Why would anyone want to get out of debt?
Think about it. You borrow money. You can use that money now. Then you can pay it off slowly, over time. Who wouldn’t want that deal?
You might expect a financial planner to say that getting out of debt is what everyone should be doing, ASAP. While I wouldn’t make such a general statement, it’s generally true: being debt-free is wise.
• Is it because the debt is bad?
No. Debt is neither bad nor good. It is simply a magnifying glass of your financial decisions.
When you buy things that lose value over time (eg, cars, clothes, electronics, vacations), debt drives up the cost of those items. With credit card debt, you can end up paying double the sticker price!
But when you use debt to buy profitable assets (eg, logging land, rental real estate, etc.), you can start building your wealth right away. You don’t have to wait years to have the money available to pay cash for those assets.
• Is it because debt is dumb?
Debt is not “dumb”. If I cut my hand on a power saw and say, “That dumb power saw! He cut off my hand!” I’ll be the one who looks and sounds really dumb! The real problem was operator error.
It is the same with debt.
• Is it because the debt forces you to pay interest?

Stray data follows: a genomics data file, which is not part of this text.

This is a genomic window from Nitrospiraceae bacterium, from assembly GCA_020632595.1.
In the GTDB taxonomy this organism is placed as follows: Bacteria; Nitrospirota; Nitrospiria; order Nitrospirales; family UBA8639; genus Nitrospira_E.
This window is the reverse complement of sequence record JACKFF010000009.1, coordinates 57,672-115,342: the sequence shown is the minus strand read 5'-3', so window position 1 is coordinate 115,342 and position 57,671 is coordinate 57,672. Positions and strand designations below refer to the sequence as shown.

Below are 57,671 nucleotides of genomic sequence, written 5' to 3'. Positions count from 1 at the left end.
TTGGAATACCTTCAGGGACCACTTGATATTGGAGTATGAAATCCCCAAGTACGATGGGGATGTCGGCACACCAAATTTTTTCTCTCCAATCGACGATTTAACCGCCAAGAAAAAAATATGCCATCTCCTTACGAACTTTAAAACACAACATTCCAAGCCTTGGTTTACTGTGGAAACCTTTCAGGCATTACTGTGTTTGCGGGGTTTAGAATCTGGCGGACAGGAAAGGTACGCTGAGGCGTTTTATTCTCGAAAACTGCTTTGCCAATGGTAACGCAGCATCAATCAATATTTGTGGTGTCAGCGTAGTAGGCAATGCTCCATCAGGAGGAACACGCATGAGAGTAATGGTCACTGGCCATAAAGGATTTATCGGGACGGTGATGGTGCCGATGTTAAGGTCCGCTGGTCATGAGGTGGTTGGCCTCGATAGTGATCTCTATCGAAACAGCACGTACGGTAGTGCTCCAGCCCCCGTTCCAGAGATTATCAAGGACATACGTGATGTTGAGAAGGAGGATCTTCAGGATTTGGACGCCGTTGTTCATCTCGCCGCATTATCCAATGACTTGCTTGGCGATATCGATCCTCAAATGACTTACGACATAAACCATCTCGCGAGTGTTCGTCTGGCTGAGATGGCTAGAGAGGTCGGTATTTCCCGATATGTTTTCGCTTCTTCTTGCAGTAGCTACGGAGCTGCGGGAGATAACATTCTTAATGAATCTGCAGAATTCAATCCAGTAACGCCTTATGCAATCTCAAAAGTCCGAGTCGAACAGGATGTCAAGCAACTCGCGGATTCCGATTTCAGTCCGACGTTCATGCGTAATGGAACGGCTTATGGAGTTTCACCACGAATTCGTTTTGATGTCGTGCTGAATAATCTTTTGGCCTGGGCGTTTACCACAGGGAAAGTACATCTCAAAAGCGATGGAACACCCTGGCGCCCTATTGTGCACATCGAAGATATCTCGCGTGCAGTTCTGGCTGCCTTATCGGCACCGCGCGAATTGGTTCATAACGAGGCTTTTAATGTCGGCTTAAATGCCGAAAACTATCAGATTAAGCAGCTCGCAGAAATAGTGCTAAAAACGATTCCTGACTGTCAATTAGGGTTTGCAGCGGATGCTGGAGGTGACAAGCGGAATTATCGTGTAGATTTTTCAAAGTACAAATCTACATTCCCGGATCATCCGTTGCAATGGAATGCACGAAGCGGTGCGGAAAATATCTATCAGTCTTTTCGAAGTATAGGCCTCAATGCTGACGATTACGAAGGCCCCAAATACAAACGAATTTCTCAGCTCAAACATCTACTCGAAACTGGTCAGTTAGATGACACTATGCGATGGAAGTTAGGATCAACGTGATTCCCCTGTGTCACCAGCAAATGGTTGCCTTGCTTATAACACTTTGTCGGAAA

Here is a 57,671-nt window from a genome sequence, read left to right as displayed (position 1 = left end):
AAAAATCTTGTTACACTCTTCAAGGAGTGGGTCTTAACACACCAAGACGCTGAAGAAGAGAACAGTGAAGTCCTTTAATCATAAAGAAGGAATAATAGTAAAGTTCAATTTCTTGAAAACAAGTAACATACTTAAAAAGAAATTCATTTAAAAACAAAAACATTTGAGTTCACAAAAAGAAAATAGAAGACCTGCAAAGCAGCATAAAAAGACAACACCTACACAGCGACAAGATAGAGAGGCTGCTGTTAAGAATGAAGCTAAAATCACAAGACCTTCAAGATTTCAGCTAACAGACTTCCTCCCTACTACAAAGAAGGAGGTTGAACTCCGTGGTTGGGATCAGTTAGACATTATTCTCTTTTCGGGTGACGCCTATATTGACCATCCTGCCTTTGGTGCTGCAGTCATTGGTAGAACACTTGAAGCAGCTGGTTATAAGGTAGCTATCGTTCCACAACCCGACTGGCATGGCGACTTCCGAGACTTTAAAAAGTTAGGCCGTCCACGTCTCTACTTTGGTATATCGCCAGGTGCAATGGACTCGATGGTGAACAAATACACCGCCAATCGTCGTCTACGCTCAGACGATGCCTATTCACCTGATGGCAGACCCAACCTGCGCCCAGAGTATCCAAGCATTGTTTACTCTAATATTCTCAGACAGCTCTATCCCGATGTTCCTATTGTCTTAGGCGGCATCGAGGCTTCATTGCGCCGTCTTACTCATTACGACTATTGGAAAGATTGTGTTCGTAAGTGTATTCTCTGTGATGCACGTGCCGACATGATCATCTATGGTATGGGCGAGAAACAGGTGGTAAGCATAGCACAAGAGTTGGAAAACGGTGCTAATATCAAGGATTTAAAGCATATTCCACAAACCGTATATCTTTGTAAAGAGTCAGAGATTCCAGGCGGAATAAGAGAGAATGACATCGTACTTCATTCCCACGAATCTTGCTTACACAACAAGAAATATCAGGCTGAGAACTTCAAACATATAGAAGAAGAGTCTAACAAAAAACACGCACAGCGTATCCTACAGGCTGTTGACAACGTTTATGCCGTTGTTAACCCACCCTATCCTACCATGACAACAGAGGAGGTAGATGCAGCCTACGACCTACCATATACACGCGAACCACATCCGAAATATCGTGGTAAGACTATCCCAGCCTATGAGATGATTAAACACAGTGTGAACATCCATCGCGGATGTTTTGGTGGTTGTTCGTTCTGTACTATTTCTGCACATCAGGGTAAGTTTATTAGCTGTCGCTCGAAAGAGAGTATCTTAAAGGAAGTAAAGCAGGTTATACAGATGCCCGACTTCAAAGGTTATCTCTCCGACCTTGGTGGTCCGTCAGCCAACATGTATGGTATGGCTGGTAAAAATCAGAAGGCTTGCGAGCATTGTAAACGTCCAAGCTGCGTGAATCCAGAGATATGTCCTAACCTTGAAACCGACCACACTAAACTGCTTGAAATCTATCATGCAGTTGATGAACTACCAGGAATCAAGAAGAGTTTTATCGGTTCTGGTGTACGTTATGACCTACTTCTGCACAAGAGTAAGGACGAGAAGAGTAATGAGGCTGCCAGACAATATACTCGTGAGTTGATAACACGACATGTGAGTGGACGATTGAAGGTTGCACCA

Maybe. It depends on the interest rate. If I can buy a $400,000 house with money that costs me 4% over 30 years, and that house has a good chance of doubling in value over those 30 years, I have made a very good decision.
But if I repeatedly pay Eddie the loan shark 400% interest on “payday loans,” I’ll soon be broke. (Or Eddie’s boys will break part of my body. Or both.)
It’s expensive and unwise to pay high interest rates, either to Eddie or to that credit card in your wallet (or phone). But all of this only hints at the real reason most people need to get out of debt.
Debt prevents us from saving money.
The more we pay in finance charges, the less we have to save for the future.
I may not know you personally, but I know this: you want to be financially free. You want to one day get to a place where your financial assets will produce enough income for you to live the way you want to live. . . where if you work, it’s because you want to, not because you have to.
The only way to get there is by saving money now. For most, that means saving 15% to 20% of their income. I know. That’s hard to do. But it is less so when you do not have many debts.
Understand that getting out of debt is not a financial plan. It is only one part of a comprehensive financial plan.
The best reason to get out of debt is because it is an important step toward becoming financially free.
“Get out of debt!” That sounds tiring, like homework.
“Be financially free!” That sounds like a destination worth going to, even if the search involves some work and a bit of pain.
A couple of years ago, I wrote an e-book on this very topic. It’s called “How to Put Money Worries in Your Rear View Mirror: The Roadmap to Financial Freedom.”
In it, I provide detailed instructions on how to get from your current location to your desired location: financial freedom.
I’d love to send you a free copy. Just email me at [email protected] and then watch your email inbox.
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